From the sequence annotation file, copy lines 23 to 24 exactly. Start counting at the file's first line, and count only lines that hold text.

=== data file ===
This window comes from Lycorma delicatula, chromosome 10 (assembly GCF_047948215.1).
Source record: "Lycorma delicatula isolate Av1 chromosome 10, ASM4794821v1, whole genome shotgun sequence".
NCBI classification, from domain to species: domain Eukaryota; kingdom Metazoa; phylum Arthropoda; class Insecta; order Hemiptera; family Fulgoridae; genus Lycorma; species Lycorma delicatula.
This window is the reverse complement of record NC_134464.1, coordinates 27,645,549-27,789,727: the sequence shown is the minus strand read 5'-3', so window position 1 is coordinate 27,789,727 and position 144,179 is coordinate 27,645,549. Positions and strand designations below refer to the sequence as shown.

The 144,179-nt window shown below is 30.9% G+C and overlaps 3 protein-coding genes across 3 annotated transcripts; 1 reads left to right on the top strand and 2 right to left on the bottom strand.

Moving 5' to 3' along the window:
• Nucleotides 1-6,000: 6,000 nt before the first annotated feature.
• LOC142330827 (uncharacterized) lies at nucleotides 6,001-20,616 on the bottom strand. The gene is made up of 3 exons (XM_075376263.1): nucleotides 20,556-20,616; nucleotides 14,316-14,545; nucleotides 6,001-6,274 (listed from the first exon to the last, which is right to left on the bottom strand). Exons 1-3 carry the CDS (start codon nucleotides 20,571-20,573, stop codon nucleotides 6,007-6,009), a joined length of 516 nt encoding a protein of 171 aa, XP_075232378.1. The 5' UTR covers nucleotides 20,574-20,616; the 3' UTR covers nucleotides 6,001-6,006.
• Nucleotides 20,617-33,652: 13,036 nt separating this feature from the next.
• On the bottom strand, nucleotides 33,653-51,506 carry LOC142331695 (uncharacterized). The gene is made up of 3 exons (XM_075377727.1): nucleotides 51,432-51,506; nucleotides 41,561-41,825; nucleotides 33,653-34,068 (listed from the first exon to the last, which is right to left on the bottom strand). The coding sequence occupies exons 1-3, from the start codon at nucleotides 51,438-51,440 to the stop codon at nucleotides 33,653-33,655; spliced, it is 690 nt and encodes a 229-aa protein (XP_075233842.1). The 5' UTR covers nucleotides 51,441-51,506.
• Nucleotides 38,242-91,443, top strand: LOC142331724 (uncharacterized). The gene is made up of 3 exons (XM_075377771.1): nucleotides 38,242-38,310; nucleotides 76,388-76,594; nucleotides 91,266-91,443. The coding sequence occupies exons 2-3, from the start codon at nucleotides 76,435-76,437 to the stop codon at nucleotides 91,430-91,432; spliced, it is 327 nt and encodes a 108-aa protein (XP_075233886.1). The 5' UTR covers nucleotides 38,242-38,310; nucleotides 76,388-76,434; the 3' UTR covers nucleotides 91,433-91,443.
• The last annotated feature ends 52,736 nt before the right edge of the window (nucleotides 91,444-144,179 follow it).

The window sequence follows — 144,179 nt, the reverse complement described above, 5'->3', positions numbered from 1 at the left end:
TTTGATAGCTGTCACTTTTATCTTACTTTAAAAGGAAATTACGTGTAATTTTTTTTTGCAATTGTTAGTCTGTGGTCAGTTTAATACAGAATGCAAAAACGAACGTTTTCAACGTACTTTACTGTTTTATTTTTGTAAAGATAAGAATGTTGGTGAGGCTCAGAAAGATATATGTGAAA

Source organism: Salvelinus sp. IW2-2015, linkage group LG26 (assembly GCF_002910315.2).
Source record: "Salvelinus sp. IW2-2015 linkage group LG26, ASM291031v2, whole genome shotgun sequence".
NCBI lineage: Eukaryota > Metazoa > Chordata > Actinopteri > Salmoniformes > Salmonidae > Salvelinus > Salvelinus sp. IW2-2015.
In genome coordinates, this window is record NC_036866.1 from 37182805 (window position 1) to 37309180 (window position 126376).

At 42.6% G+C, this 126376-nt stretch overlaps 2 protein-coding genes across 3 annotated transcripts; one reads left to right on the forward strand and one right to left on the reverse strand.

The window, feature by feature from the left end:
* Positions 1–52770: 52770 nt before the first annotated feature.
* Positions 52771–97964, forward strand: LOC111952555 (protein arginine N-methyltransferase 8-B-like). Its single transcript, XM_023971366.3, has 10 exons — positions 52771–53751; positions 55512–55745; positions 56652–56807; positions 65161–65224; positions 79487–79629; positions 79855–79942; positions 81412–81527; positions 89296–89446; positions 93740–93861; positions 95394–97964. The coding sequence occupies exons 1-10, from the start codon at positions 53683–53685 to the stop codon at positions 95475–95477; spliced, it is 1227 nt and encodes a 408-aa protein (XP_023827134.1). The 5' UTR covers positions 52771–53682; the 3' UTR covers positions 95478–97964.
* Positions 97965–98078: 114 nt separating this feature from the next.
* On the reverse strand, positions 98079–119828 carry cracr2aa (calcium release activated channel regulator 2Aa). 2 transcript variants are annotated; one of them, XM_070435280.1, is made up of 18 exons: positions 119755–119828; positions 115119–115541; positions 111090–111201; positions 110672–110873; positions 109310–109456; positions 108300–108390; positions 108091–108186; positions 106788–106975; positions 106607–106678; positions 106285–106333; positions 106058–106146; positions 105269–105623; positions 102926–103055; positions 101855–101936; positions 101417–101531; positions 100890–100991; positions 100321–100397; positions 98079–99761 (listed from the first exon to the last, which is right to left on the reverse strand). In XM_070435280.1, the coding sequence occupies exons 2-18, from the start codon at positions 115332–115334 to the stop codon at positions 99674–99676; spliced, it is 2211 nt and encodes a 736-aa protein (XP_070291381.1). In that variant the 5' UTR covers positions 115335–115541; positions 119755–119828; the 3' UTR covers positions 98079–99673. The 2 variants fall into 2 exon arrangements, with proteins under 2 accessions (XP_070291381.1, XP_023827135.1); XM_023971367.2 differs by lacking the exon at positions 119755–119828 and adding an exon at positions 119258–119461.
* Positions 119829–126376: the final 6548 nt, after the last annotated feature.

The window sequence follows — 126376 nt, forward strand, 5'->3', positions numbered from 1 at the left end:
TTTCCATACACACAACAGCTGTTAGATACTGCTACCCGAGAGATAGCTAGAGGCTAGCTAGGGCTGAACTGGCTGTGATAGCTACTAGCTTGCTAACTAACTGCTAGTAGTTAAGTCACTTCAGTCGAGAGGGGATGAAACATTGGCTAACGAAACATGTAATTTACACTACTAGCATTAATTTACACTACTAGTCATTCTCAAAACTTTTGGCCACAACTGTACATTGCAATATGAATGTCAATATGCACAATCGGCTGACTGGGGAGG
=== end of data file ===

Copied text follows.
* Positions 97965–98078: 114 nt separating this feature from the next.
* On the reverse strand, positions 98079–119828 carry cracr2aa (calcium release activated channel regulator 2Aa). 2 transcript variants are annotated; one of them, XM_070435280.1, is made up of 18 exons: positions 119755–119828; positions 115119–115541; positions 111090–111201; positions 110672–110873; positions 109310–109456; positions 108300–108390; positions 108091–108186; positions 106788–106975; positions 106607–106678; positions 106285–106333; positions 106058–106146; positions 105269–105623; positions 102926–103055; positions 101855–101936; positions 101417–101531; positions 100890–100991; positions 100321–100397; positions 98079–99761 (listed from the first exon to the last, which is right to left on the reverse strand). In XM_070435280.1, the coding sequence occupies exons 2-18, from the start codon at positions 115332–115334 to the stop codon at positions 99674–99676; spliced, it is 2211 nt and encodes a 736-aa protein (XP_070291381.1). In that variant the 5' UTR covers positions 115335–115541; positions 119755–119828; the 3' UTR covers positions 98079–99673. The 2 variants fall into 2 exon arrangements, with proteins under 2 accessions (XP_070291381.1, XP_023827135.1); XM_023971367.2 differs by lacking the exon at positions 119755–119828 and adding an exon at positions 119258–119461.